Breyer, Stephen G.
Significance: A respected expert in the fields of administrative, antitrust, and environmental law, Breyer has been widely recognized to be a pragmatic and conciliatory justice, even as he has usually voted with the liberal wing of the Court.
Raised in a middle-class, politically active Jewish family in San Francisco, Stephen G. Breyer was an outstanding student and successful debater in high school. He earned bachelor's degrees from both Stanford and Oxford Universities. While attending Harvard Law School, he served as editor for its law review. After graduating magna cum laude 1964, he worked as a clerk for Supreme Court justice Arthur J. Goldberg. He then served as assistant to the attorney general for antitrust (1965-1967) and as assistant special prosecutor in the Watergate investigations of 1973. He taught law and public policy at Harvard University from 1967 to 1980. In 1980, President Jimmy Carter named Breyer to the Court of Appeals for the First Circuit, where he gained a reputation for outstanding judicial work in a large variety of fields, including the jurisprudence of Puerto Rico. He also found time to write a balanced and highly regarded book, Regulation and Its Reform (1982), which analyzed agency accountability, cost-benefit analysis, and legislative oversight. In addition, he served as a leading member of the U.S. Sentencing Commission from 1985 to 1989, and he was elevated to the chief judgeship of the First Circuit in 1990. In 1994, President Bill Clinton chose him to replace retiring Harry A. Blackmun on the Supreme Court. The Senate easily confirmed the noncontroversial nomination with a vote of eighty-seven to nine.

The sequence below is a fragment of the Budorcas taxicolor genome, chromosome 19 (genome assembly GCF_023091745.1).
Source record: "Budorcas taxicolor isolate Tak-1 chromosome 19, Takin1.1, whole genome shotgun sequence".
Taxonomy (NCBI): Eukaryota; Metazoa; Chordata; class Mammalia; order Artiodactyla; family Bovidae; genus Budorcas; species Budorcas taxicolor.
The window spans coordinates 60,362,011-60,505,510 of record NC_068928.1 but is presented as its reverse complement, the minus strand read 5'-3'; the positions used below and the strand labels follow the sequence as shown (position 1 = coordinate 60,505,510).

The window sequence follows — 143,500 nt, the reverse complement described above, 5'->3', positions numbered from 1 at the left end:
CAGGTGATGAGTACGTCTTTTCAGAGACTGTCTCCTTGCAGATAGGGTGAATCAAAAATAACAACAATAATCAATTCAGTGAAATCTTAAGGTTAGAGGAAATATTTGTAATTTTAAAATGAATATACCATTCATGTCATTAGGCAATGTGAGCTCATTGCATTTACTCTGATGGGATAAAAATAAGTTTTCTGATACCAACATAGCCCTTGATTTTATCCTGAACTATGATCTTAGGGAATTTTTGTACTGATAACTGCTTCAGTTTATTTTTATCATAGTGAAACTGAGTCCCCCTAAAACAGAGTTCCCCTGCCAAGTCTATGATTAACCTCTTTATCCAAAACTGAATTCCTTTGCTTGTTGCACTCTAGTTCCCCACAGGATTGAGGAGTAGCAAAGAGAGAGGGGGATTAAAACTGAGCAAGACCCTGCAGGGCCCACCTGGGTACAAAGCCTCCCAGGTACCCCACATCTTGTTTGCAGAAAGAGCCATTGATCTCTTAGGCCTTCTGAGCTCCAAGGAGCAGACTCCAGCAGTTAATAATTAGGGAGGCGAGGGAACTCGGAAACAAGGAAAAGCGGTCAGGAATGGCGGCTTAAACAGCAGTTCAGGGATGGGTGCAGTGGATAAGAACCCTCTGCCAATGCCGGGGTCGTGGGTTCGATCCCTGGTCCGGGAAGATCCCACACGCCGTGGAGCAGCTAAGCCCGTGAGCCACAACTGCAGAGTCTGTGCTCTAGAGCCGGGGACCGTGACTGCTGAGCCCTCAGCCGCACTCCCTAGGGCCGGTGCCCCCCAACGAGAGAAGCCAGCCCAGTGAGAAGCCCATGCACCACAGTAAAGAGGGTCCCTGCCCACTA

Jurisprudence and Decisions